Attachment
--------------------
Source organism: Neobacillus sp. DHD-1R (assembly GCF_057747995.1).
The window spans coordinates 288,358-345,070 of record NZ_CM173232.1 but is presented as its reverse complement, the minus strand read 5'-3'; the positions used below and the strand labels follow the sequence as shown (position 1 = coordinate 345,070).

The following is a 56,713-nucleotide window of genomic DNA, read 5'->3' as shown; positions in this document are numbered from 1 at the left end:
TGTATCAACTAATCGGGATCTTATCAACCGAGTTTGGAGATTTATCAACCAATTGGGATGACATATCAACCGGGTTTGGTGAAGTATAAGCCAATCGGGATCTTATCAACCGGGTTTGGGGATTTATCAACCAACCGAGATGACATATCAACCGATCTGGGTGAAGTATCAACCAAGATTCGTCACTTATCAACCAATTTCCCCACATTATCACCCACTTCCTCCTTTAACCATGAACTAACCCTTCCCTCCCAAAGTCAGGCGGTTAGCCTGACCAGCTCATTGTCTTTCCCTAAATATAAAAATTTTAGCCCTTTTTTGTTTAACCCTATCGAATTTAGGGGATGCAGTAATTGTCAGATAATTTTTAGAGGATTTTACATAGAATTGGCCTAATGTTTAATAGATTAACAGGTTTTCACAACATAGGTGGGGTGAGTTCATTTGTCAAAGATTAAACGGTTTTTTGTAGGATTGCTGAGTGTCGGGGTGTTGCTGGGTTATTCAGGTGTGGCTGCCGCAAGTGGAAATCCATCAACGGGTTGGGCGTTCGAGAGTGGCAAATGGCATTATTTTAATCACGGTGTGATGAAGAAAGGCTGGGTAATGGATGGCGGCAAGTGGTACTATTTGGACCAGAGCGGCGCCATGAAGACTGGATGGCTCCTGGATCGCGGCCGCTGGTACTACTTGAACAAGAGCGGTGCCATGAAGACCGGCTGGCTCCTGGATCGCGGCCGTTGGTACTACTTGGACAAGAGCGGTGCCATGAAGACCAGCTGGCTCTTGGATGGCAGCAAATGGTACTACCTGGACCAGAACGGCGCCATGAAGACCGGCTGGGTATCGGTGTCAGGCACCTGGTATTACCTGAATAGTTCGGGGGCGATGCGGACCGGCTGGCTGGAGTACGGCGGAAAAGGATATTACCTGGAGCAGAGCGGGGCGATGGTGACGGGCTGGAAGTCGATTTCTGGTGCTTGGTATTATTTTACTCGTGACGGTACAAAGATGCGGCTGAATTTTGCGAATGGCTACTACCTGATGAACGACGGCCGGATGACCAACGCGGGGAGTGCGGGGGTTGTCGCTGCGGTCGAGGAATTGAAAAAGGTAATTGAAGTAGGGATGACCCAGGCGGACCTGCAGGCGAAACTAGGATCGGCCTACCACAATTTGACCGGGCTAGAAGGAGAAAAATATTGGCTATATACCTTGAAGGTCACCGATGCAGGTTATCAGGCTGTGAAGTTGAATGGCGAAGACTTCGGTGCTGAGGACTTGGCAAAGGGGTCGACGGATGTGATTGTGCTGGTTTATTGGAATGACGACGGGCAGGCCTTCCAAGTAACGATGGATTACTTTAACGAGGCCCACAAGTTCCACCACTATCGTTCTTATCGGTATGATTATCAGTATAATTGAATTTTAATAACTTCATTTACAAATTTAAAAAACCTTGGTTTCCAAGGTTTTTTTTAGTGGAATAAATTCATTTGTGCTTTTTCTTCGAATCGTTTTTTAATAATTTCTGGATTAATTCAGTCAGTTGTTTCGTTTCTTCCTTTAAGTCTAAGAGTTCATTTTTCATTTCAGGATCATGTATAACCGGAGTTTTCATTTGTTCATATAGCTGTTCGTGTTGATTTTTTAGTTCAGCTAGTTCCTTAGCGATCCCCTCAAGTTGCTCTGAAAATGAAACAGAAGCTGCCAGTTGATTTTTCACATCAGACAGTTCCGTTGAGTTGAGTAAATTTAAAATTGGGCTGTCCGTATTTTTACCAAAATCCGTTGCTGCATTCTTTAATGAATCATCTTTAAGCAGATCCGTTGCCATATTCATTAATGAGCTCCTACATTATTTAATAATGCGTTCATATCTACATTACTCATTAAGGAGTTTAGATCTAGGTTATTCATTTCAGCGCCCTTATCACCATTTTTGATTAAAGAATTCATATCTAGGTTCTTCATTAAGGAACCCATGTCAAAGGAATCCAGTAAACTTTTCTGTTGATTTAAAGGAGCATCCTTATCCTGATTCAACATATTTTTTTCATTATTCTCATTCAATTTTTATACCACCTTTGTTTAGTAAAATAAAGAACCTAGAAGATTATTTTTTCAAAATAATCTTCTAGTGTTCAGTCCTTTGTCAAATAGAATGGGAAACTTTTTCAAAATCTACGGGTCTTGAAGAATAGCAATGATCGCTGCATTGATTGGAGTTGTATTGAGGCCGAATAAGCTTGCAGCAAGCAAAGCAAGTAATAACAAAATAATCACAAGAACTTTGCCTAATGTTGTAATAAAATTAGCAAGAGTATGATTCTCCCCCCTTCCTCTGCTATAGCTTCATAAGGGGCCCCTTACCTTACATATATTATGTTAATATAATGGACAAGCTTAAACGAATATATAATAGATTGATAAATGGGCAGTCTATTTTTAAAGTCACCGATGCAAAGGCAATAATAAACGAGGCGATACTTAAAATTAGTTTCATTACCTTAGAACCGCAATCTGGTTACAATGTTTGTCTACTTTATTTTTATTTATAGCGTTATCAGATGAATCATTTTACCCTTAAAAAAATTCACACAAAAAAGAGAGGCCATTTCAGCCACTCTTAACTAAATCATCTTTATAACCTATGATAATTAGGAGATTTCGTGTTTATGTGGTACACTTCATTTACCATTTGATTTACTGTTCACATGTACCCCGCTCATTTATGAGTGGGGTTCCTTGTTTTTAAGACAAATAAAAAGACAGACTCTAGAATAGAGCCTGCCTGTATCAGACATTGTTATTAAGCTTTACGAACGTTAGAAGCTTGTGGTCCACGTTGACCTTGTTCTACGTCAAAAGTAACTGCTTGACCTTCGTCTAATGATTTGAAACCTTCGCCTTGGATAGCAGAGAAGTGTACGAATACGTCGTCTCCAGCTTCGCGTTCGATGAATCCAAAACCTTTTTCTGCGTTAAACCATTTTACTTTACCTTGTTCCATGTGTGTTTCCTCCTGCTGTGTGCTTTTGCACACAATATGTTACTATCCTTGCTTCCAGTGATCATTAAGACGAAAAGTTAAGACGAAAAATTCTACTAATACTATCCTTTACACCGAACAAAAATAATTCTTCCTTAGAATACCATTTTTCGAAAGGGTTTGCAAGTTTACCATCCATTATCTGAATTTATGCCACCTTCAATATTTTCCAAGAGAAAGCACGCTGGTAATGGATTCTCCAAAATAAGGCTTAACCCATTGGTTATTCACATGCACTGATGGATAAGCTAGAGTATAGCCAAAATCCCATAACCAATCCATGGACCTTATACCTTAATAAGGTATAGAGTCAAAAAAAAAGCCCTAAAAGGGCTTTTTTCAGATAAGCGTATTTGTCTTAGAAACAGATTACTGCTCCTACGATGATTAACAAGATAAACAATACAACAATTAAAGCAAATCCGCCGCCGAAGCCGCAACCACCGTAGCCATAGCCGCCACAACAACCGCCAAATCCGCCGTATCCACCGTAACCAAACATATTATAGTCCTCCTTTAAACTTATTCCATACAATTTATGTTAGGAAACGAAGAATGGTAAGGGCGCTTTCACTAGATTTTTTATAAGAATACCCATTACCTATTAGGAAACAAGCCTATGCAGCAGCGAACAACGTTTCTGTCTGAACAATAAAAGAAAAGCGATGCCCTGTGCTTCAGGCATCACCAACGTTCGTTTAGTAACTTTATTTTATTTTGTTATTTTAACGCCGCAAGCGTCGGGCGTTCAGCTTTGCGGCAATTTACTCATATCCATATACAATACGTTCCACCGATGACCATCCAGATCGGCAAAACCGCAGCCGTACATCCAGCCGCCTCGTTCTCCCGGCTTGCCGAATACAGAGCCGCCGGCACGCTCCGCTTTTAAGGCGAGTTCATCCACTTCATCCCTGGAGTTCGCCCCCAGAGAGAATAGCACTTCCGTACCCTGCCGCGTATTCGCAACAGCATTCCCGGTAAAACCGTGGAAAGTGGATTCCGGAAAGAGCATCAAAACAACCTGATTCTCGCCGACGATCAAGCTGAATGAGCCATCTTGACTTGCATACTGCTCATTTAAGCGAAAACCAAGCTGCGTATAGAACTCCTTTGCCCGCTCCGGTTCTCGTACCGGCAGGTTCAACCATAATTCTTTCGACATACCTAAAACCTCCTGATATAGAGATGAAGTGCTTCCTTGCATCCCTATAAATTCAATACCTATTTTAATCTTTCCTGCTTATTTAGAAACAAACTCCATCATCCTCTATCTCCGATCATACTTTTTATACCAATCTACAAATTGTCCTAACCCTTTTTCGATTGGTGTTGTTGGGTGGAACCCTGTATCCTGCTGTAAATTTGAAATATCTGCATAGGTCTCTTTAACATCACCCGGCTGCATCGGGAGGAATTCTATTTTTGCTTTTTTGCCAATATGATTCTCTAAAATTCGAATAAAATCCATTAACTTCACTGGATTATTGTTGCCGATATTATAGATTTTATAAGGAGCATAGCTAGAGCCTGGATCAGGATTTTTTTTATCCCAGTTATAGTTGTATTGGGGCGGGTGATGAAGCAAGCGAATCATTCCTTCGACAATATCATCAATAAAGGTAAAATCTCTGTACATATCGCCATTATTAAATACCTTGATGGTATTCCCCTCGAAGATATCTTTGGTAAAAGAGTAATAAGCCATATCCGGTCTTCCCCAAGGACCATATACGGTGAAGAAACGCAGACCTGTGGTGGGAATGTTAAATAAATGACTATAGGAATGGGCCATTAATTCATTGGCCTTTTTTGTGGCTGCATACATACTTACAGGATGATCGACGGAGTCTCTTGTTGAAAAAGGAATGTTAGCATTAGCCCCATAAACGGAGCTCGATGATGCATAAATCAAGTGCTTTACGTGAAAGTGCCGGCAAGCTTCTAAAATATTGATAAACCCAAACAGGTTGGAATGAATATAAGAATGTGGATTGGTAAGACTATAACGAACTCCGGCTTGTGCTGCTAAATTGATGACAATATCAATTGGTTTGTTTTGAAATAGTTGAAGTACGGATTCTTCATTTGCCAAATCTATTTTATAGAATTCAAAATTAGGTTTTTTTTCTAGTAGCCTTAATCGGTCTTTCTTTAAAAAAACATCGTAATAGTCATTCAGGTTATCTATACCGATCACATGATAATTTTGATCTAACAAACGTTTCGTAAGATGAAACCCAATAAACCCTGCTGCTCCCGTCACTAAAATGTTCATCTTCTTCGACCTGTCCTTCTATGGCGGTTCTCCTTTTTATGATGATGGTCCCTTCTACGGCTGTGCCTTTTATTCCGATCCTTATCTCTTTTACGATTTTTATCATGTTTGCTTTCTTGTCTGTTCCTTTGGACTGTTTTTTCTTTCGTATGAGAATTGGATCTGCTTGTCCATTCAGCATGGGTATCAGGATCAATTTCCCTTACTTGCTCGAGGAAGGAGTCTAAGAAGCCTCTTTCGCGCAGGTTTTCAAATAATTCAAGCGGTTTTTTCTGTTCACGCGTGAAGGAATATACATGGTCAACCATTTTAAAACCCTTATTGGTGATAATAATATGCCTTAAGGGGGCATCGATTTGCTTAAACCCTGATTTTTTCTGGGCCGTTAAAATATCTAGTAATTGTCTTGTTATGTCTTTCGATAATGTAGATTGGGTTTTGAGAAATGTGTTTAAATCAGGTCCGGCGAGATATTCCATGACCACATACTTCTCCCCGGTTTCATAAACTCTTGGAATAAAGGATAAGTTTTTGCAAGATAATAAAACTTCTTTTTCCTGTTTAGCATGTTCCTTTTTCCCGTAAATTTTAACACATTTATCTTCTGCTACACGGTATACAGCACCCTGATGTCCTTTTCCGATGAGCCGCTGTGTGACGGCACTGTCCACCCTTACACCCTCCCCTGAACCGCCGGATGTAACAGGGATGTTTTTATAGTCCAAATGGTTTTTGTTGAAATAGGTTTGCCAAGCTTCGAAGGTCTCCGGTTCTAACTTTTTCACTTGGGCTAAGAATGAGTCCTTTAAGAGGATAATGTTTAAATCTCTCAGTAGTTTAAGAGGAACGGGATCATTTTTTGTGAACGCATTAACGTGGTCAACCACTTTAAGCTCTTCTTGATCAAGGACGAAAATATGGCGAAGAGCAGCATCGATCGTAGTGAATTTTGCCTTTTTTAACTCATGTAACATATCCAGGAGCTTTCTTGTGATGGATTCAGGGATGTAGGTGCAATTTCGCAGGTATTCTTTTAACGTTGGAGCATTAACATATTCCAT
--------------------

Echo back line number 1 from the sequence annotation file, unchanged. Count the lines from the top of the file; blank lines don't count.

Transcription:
Source organism: Neobacillus sp. DHD-1R (assembly GCF_057747995.1).